Seven Steps for Showing Your True Colours
DAVID HURST - Read his Bio Here
Globe and Mail Update
February 9, 2009 at 6:00 AM EST
Simple choices between good and evil, it is said, are a poor guide to a person's values. The only
valid tests of our beliefs and those of our organizations are in actions taken under pressure.
The sudden change in economic fortunes has given organizations an unexpected opportunity to
show their true colours. And their people are watching. It is a challenge that will test the
boilerplate on corporate values in countless annual reports and set every organization's tone for
years to come. Will the stories to be told of the Crash of '08 and the ensuing recession reaffirm
your organization's values or will they tell of cold actions that contradicted the warm words
crafted in happier times?
Undoubtedly, many companies are going to have to take drastic action just to survive. “Cash is
King” will be their mantra and in the process they will be forced to make unpalatable choices
among myriad evils. There is plenty of practical advice out there on how to do this – talk to your
clients, monitor your receivables, squeeze the supply chain, and so on.
When it comes to people, the counsel runs through the sensible to the Draconian – freeze travel,
hiring and compensation, layoff temporary workers, ban overtime and reduce the permanent work
force as required. Short term, this may be essential for survival but how these moves are made is
critical, not only for survival, but for the ability for the organization to thrive in the recovery that
eventually will come.
Fortunately, there are precedents for our current condition and we can learn from them. Here,
based on my experience inside a failing company in the depths of the 1982 recession (the sharpest
in North America since the Great Depression of 1929), are some thoughts for managers and
leaders on how to survive and thrive in times of crisis:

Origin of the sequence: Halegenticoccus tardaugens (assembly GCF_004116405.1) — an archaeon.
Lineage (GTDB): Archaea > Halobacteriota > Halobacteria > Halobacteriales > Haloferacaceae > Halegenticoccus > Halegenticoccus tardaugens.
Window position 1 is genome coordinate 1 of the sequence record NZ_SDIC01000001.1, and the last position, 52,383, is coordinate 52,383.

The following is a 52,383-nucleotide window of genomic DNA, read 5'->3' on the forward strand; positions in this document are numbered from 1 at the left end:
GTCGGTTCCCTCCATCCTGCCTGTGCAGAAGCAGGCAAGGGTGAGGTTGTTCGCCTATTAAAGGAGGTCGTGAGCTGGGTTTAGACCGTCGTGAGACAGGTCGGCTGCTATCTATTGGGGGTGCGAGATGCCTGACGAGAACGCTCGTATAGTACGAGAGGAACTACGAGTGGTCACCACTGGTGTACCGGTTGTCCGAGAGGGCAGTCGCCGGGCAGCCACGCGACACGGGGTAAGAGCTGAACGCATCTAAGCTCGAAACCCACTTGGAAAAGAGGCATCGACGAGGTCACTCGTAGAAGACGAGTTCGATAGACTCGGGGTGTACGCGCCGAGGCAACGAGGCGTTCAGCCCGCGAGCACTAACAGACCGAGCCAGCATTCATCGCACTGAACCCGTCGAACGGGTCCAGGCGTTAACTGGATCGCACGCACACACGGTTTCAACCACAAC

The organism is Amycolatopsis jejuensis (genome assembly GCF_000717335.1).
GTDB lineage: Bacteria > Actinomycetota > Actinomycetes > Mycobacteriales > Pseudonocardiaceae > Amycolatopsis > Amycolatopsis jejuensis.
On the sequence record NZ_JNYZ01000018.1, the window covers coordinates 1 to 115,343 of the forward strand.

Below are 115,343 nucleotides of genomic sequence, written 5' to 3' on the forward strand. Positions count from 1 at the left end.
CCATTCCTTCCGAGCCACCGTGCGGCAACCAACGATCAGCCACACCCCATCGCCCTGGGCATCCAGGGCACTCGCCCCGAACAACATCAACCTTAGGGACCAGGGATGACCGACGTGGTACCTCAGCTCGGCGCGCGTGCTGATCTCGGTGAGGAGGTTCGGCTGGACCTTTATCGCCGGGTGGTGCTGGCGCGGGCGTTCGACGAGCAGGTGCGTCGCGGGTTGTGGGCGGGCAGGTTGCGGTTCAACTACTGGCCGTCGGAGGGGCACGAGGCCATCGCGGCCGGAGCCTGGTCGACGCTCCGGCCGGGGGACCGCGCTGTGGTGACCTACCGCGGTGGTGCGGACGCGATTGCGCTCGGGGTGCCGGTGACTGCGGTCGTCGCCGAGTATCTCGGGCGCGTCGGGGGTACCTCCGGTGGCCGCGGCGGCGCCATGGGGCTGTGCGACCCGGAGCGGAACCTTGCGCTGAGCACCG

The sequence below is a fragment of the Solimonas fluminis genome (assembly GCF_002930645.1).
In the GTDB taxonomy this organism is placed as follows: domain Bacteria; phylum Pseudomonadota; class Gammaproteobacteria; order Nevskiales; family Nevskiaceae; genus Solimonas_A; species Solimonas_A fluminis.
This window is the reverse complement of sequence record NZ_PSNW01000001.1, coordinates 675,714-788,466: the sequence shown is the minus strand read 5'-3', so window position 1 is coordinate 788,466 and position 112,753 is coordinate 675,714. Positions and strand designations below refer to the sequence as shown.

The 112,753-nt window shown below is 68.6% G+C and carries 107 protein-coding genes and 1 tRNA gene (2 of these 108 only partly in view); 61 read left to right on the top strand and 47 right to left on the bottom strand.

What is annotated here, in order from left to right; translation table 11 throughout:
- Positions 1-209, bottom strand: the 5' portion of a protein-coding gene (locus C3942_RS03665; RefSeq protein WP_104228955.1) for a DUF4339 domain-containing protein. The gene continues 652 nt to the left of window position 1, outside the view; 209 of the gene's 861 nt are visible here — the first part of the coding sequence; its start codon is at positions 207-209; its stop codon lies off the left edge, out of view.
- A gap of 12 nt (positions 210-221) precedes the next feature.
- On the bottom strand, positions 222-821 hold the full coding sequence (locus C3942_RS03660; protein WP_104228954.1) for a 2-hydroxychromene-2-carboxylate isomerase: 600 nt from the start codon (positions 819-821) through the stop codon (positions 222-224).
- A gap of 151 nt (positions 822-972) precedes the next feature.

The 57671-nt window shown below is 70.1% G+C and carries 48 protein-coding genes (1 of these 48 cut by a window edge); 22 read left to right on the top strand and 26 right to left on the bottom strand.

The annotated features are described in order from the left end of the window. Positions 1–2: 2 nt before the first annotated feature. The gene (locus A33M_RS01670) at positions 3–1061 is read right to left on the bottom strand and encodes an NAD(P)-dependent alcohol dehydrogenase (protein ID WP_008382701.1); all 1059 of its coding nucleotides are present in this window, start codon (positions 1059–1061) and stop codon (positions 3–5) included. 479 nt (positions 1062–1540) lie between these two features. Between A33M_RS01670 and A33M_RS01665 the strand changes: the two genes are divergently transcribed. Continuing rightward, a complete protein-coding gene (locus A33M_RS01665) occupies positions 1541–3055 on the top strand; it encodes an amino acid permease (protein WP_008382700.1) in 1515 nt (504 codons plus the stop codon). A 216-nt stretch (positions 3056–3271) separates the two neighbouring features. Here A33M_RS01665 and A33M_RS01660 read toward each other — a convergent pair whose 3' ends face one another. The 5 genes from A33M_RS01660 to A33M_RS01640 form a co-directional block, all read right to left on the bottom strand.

Opportunity in adversity
The key to getting anything done in an organization is a sense of urgency focused on the key
priorities. Crisis gives us that sense of urgency. The role of managers and leaders is to focus the
resulting fear, and drive out the dread that is sure to develop among staff – that debilitating
feeling that something is going to happen and that you can't do anything about it.
Make people moves early
Do what you have to do to get the cash flow positive by focusing on financials. Make any people
moves as early as possible and give a real rationale for your actions, instead of vague, generic
reasons. This crisis may be an opportunity to open up your organization's numbers to your people.
You can hardly expect their co-operation if you do anything less.
Organization needs to flow
Address the key issues with cross-functional, cross-organizational teams comprising people from
all over the organization and who are capable of handling a variety of challenges. De-emphasize
the formal organization. Line managers are often best left off the teams to run their operations.
Include “young Turks” and perennial malcontents from the fringes of the organization to send a
powerful message of change.
Create opportunity spaces
Any change like this threatens the organization's power structure. Create open “patches” – space,
time and organizational cover through top-management sponsorship – in which the issue-driven
teams are protected from the organization's “antibodies” – people who benefit from the status quo
– that will attack and reject the task forces as foreign intruders.
An oral tradition
Tell the story – get control of your organization's narrative: We make sense of change with
stories. Use the story of the organization to create a narrative centre of gravity that acts as an
identity, a catalyst for co-ordinating the actions of others as they play their roles in the outcomes.
At times like these, a strong sense of past gives the best guidance to the future.
Talk to me
Don't underestimate the power of face-to-face communication: Trust is at a premium and nothing
reaffirms and creates it like sitting down with people, especially over a meal. Get in front of your
clients, suppliers and resource providers. Talk to your people in town halls and other venues. Talk
to yourself: Write a daily blog and publish it for all to read.
There are an enormous number of methodologies and tools available to address particular issues,
such as brainstorming through “wikis” and other open-source platforms. Look in your own
backyard for best practices – working models trump third-party descriptions every time. Use new
technology for brainstorming with clients, and other stakeholders, as appropriate.
All seven of these factors interact with each other to form an integrated approach. The dilemma
for managers is how to respond to the crisis through the centralized control of cash flow and
capital expenditure (including the hiring of people) while, at the same time, taking the lead to
decentralize the responsibility for focused innovation and learning. During the 1982 recession we
did both, surviving the downturn and thriving in the recovery that followed. But we learned that
it's both discipline and freedom – not either-or.
Otherwise, all that values stuff is just shining hypocrisy.
Your audience is waiting.
David Hurst is a speaker, consultant and writer on management and the author of Crisis &
Renewal: Meeting the Challenge of Organizational Change.